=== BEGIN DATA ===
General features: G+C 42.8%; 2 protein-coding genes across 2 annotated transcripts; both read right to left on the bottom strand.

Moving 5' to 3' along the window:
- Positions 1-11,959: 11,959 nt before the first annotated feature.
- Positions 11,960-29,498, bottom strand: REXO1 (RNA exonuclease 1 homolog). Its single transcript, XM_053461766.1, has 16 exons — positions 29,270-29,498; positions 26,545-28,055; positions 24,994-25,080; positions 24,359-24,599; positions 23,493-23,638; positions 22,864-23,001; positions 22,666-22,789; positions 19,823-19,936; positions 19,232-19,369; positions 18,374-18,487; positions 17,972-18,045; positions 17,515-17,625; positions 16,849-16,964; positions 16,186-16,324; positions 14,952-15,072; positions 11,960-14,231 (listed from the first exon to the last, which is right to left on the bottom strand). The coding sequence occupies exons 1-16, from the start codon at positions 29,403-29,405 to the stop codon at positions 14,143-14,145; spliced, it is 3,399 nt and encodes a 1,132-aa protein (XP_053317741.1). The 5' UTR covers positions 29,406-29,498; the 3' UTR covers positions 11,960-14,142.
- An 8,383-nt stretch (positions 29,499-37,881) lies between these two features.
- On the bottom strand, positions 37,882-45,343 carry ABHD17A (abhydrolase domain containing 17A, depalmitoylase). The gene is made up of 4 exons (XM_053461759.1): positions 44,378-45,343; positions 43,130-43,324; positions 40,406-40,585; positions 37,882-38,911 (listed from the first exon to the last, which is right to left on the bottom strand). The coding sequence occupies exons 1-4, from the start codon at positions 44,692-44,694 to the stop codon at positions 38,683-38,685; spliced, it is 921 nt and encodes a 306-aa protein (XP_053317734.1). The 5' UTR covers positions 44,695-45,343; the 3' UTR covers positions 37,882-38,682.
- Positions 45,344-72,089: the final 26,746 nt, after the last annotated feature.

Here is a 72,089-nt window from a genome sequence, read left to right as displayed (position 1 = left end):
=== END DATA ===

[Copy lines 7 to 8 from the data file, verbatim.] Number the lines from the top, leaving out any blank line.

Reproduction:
- Positions 45,344-72,089: the final 26,746 nt, after the last annotated feature.

Here is a 72,089-nt window from a genome sequence, read left to right as displayed (position 1 = left end):